When I was roughly 7 years old, I found a rather large book in my grandparents’ library called “All the Wonders of the World,” written by Roland Gööck. Beside the ancient Seven Wonders of the World, this book also illustrated and briefly described at least a dozen more “modern” destinations that were deemed marvellous and not to be missed on your travels, which I guess sort of made it a bucket list of the mid-80’s. For me, it was an absolute revelation, an eye-opener and a life changer. My hunger for travel was born.
A few places depicted in the book really stood out for me, either because I found the images striking, or because I was moved by the stories around them. They formed my first ever bucket list, and coincidentally, they were five in number, which fits perfectly the purposes of this writing prompt. And interestingly, they still hold their spots firmly on my adult travel list.
Seeing pictures of Stonehenge for the first time literally blew my mind, in the way the apes of 2001: A Space Odyssey were transformed by the arrival of the black obelisk in their midst. I’ve yet to visit it.
The book hailed the Mont Blanc tunnel, connecting Italy and France underneath the French Alps, as a great engineering feat, and my mind was riveted by the images of the mountain, which seemed unassailable. Something about those Alpine peaks spoke to me on a very deep level, and awoke my fascination with the Alps, which I’ve had the chance to explore a few times since, but not nearly enough to quench my thirst. To this day, driving through the Mont Blanc tunnel remains on my bucket list.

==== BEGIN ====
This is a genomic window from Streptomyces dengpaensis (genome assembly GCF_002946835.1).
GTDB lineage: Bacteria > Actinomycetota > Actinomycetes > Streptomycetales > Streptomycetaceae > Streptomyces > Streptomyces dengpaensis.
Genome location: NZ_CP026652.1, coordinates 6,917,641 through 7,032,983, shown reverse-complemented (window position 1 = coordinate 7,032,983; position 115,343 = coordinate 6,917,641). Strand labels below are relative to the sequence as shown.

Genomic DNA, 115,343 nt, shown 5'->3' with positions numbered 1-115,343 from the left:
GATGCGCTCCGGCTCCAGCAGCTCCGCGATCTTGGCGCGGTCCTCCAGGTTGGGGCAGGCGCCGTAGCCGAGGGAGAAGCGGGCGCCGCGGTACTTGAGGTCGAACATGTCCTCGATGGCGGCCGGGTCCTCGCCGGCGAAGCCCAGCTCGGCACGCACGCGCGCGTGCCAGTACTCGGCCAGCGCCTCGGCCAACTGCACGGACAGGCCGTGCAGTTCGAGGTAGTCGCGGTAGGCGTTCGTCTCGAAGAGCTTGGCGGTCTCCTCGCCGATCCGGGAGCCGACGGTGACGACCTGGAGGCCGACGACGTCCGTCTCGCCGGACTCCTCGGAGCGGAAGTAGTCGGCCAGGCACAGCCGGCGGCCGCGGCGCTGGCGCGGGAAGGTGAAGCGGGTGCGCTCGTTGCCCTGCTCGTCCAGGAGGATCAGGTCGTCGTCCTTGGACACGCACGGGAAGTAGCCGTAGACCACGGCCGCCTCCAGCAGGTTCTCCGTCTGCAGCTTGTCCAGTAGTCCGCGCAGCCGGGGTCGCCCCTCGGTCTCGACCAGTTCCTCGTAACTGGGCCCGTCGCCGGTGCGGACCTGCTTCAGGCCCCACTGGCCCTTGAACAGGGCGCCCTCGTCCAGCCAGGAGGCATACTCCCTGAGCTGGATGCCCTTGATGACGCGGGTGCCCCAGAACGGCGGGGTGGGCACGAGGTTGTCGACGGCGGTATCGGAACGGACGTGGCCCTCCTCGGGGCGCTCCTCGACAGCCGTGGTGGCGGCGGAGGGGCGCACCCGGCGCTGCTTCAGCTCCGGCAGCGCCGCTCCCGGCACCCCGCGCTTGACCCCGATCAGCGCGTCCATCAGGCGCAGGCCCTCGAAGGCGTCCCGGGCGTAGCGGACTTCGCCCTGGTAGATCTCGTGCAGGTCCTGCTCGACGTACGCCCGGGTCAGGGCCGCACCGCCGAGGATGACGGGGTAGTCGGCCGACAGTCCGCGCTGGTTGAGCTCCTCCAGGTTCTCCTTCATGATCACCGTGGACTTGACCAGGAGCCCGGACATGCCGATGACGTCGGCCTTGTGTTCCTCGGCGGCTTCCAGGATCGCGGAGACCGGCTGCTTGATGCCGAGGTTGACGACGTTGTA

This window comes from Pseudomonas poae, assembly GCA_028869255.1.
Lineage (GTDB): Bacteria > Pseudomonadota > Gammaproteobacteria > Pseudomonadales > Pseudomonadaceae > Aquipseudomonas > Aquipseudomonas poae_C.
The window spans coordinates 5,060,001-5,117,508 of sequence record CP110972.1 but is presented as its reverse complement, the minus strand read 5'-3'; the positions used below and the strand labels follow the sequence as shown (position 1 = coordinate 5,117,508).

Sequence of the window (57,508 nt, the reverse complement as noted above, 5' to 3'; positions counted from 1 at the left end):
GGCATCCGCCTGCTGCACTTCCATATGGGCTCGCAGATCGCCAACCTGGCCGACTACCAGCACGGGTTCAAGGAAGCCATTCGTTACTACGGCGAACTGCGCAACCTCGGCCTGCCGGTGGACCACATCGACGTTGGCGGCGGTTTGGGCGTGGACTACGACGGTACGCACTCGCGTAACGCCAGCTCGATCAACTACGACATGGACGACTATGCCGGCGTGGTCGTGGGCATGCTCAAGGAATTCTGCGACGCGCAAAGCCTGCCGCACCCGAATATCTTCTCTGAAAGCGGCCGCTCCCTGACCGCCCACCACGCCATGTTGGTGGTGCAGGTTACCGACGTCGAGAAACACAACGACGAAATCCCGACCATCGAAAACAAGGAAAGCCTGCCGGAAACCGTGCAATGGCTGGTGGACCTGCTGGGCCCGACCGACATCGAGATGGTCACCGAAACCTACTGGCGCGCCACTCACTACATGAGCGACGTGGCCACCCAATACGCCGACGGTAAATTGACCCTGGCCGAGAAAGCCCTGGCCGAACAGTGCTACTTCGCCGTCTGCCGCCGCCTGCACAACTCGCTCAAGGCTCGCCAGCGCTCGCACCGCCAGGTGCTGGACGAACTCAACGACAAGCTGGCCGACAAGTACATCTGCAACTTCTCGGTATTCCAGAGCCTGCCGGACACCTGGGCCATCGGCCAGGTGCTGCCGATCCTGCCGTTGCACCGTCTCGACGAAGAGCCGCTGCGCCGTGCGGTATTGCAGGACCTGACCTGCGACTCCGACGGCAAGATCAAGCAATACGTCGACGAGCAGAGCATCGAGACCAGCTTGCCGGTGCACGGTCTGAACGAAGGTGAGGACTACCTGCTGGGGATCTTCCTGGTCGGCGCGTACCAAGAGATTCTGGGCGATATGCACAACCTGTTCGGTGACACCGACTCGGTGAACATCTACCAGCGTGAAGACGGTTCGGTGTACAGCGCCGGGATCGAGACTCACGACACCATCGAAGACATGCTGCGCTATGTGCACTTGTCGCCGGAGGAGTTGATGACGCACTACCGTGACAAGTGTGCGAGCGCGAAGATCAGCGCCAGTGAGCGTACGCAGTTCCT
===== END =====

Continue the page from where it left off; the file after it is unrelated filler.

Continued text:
Another absolutely fascinating location found in the book was the Forbidden City in Beijing, rife with mystery. What touched me as a child was not so much the majesty of the architecture, as the very word ‘forbidden,’ which of course made me want to see it all the more. In my twenties, I came across a book entitled The Forbidden Purple City, by Victor Segalen, which shed a rare light on this ancient place and only increased my curiosity. I realise the location held much more mystique before it was first stripped of its treasures and then ravaged by tourists, but it holds a spot in my heart as a place that I’ve always wanted to visit.
Another picture that instantly shifted tectonic plates in my mind was the Great Pyramids in Giza, accompanied by the Sphinx, of course. What more can I say?
Last, but not least, is Venice, the only place on this list that I’ve actually visited, many times. A city that is never removed from my bucket list, because there’s just no getting enough of it. Back then, what grabbed my attention was the caption beneath the title: Venice – A Dying City. (“What do you mean, dying? How can a city just die? Oh, it’s sinking. Every day! Wow. Mom, can you actually go and watch with your own eyes as it sinks?”)